• coup = notable achievement
  • We judged traders by their coups, the contracts they landed, the agencies they picked up.
    V.S. Naipaul  --  A Bend in the River
  • I did manage to make poor men of a few brokers in New York, but my best coup went wrong.
    Oppenheim, E. Phillips  --  The Malefactor
  • The coup de theatre had not come off.
    Tolstoy, Leo  --  War and Peace

Dictionary / pronunciation — Google®Dictionary list —®
3  —as in:
delivered the coup de grace
Definition deathblow

(literally a sword strike that mercifully kills a wounded animal, or metaphorically as the last in a series of things that defeated an opponent, idea, business or other entity.)
  • Mercifully, she delivered the coup de grace.
coup de grace = deathblow
Other Uses (with this meaning)
  • Her 3-point shot with 5 seconds left in the game was the coup de grace.
  • coup de grace = deathblow (figuratively)
  • To finish a work? To finish a picture? What nonsense! To finish it means to be through with it, to kill it, to rid it of its soul, to give it its final blow the coup de grace for the painter as well as for the picture.
    Pablo Picasso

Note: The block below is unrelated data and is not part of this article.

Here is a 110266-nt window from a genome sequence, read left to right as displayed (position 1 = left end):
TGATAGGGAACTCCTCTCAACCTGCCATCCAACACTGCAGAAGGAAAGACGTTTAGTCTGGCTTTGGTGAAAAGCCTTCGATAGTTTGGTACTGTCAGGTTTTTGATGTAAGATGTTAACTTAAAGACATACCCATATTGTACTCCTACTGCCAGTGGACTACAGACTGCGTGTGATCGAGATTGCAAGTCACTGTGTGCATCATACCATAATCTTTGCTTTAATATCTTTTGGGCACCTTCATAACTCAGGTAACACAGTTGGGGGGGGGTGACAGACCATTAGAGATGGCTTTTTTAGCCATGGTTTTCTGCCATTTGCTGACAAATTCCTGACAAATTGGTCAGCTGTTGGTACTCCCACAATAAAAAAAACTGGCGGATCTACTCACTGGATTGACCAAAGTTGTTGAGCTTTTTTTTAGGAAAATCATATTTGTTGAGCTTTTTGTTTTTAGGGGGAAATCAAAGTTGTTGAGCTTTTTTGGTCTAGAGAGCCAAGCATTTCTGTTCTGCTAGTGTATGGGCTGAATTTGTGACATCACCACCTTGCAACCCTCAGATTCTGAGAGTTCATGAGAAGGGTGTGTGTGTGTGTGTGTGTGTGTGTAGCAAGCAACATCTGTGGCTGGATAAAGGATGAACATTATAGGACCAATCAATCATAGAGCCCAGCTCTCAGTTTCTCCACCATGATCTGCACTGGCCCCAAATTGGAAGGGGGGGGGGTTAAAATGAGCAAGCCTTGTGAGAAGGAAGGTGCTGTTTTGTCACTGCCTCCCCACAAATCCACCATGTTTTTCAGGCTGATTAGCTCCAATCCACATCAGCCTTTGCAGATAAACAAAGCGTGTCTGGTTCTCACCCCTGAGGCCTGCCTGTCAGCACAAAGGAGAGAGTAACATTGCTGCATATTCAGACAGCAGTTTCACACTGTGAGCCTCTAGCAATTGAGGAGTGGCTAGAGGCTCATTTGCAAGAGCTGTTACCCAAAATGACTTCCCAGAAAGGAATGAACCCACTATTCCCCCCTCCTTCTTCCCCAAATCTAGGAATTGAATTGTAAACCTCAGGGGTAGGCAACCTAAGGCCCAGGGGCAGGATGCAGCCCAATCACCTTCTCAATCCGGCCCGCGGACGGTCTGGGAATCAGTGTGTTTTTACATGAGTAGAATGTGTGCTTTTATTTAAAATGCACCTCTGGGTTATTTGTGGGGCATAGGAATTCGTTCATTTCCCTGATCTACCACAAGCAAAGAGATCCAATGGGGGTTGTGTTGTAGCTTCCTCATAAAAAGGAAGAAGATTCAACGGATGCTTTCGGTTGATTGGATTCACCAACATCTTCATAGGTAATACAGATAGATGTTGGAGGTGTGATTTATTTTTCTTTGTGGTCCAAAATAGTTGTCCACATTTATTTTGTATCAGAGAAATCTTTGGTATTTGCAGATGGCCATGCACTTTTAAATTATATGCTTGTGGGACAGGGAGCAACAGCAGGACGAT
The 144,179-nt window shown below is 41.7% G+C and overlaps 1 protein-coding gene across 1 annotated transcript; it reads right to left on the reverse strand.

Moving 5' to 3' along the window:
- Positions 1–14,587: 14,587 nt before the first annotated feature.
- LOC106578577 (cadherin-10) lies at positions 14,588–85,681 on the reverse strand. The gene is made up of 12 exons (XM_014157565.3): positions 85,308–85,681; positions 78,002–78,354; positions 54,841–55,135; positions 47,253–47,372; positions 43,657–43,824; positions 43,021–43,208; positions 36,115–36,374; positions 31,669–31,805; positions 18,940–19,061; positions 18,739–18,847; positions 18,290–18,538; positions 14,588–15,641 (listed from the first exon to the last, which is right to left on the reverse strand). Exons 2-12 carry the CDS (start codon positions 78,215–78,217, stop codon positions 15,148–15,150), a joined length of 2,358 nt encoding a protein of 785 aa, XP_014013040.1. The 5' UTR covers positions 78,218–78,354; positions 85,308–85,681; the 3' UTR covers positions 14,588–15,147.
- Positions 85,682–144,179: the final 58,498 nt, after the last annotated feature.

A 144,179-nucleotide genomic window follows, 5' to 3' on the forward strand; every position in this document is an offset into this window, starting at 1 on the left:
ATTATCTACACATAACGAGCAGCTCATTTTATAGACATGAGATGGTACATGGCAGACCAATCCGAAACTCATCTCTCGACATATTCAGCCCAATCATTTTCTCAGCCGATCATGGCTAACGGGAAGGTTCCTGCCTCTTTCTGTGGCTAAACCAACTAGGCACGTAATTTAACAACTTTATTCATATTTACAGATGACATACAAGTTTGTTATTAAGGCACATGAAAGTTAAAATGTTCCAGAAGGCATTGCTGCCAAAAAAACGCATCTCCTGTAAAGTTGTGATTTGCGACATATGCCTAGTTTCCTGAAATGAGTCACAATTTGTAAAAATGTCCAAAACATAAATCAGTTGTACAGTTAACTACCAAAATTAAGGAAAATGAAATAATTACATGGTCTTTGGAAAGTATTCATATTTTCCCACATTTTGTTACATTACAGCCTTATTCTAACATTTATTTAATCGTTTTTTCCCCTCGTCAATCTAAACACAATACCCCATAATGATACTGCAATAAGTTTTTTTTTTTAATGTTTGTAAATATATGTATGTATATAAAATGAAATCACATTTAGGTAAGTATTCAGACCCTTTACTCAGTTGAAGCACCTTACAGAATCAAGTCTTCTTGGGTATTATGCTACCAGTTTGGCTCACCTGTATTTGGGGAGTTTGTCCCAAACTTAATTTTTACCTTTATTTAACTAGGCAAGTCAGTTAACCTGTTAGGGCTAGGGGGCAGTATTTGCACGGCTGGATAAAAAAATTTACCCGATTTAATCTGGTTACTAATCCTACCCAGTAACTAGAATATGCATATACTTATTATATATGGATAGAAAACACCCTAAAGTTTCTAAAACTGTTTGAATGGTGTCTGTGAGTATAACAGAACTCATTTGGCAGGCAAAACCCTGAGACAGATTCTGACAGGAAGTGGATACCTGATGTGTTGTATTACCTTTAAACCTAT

• Its use was to give the coup de grace, the final blow, to the foe who would not surrender.
    Jules Verne  --  A Journey to the Center of the Earth
  • coup de grace = deathblow
  • Sure, that's the way it was, I thought, a short, concise verbal coup de grace, straight to the nape of the neck.
    Ralph Ellison  --  Invisible Man
  • coup de grace = deathblow
  • Unfortunately, I never did see wolves catch pike; but, having heard how they did it from Ootek, I tried it myself with considerable success, imitating the reported actions of the wolves in all respects, except that I used a short spear, instead of my teeth, with which to administer the coup de grace.
    Farley Mowat  --  Never Cry Wolf
  • coup de grace = deathblow
  • "Ah," said Sofia with the sigh of one receiving the coup de grace, just as Martyn arrived with the Château d'Yquem.
    Amor Towles  --  A Gentleman in Moscow
  • coup de grace = deathblow
  • To this compact and shapely life story, which flashes out between Aias' first strike and the coup de grace, Homer adds an evocative simile: A poplar growing in bottom lands, in a great meadow, smooth-trunked', high up to its sheath of boughs, will fall before the chariot-builder's ax of shining iron—timber that he marked for warping into chariot tire rims— and, seasoning, it lies beside the river.
    Homer  --  The Iliad
  • coup de grace = deathblow
  • Her married daughter, Boo Boo, had intimated that it might have to be given a coup de grace with a blunt instrument before it was laid away in a wastebasket.
    J.D. Salinger  --  Franny and Zooey
  • coup de grace = deathblow
  • Soon the LEP would have no option but to launch their bio-bomb, and that was when Artemis Fowl would unveil his coup de grace.
    Eoin Colfer  --  Artemis Fowl